Are you smarter than an ant colony?

New research finds that ant colonies are downright brilliant when it comes to finding efficient routes between their nest and a food source.

Pat Sullivan/AP
A pair of Texas leaf cutter ants carry leaves down a branch in a display at the Houston Zoo's new bug house Friday, May 23, 2014, in Houston. The Bug House has 30 species of native and exotic insects on display.

Watch an individual ant meander across your kitchen floor for a few minutes, and you'll quickly realize that she isn't too bright.

But organize a few thousand of them into a colony, and, if you know what to look for, you'll witness feats of engineering, agriculture, and even animal husbandry of a magnitude comparable to just one other animal – H. sapiens – except that ants have been at it for tens of millions of years longer than we have.

A mathematical analysis of how ants find food offers further proof of ants' collective intelligence. A team of researchers from China and Germany observed ants as they searched for food, and concluded that an ant colony is, in the words of one of the researchers, "more efficient than Google in processing information about their surroundings."

When a solitary, dumb worker ant goes foraging, she – all worker ants are female – wanders around in an apparently random fashion. (Of course, as the social scientist Herbert Simon famously pointed out, it's really the environment that's random, not the ant's cognition.)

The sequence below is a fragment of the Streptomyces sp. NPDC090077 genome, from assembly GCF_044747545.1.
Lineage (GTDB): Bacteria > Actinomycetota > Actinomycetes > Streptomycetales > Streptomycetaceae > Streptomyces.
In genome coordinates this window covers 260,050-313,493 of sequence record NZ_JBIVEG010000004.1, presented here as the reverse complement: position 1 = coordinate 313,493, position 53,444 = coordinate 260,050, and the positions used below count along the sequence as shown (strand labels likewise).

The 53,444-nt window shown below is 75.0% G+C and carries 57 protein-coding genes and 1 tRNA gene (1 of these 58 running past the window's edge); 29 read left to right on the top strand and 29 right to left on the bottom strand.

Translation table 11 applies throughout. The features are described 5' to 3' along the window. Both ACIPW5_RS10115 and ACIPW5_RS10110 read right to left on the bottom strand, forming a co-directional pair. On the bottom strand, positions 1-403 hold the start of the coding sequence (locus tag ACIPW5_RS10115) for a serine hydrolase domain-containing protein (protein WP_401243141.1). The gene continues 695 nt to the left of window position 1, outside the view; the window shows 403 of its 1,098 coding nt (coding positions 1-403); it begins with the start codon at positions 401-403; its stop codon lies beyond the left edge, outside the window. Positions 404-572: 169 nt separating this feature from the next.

If she fails to come across some food, she eventually returns to the nest to rest and eat (Aesop's fable notwithstanding, ants actually spend most of their time apparently doing nothing). But if the worker finds food, she'll pick up a piece of it and try to find her way back home, depositing behind her blotches of a smelly chemical called a trail pheromone. Then, other ants will pick up the trail and follow it back to the food source.

So far, so good. But given that the initial scent trail was laid down by a dimwitted individual ant, it is unlikely to be the most efficient route (which is why you never hear about people making an antline). Ants who pick up the trail will usually follow it, perhaps occasionally straying from the path, while other ants from the colony will continue to wander aimlessly, with some of them inevitably stumbling on the food source. The result is lots of different pheromone trails between the food source and the nest.

But trail pheromones evaporate rather quickly, which means that all else being equal, the shorter the trail is, the stronger the chemical will be. This prompts more ants to follow the shortest route, causing more pheromones to be deposited along that route, causing more ants to follow it. The less direct trails evaporate, and the route is optimized. In short order, haphazard wandering transforms into efficient food transport. 

The ants collectively form a highly efficient complex network,” said study co-author Jürgen Kurths, a German physicist and mathematician with the Potsdam Institute for Climate Impact Research, in a press release.

The researchers also found that ants aren't quite as spectacularly doltish as once thought. Over time, ants develop knowledge of their nest's surroundings, so the older ants' foraging was more purposeful. The younger ants' foraging behavior was more about learning the lay of the land than actually securing food, note the researchers.

The researchers say that their mathematical model applies to any animal that has a home that it must return to, such as albatrosses. It can also be applied, they say, to patterns of human behavior, including Web searches and transportation systems.

"Chaos-order transition in foraging behavior of ants" appears in the current issue of the Proceedings of the National Academy of Sciences.

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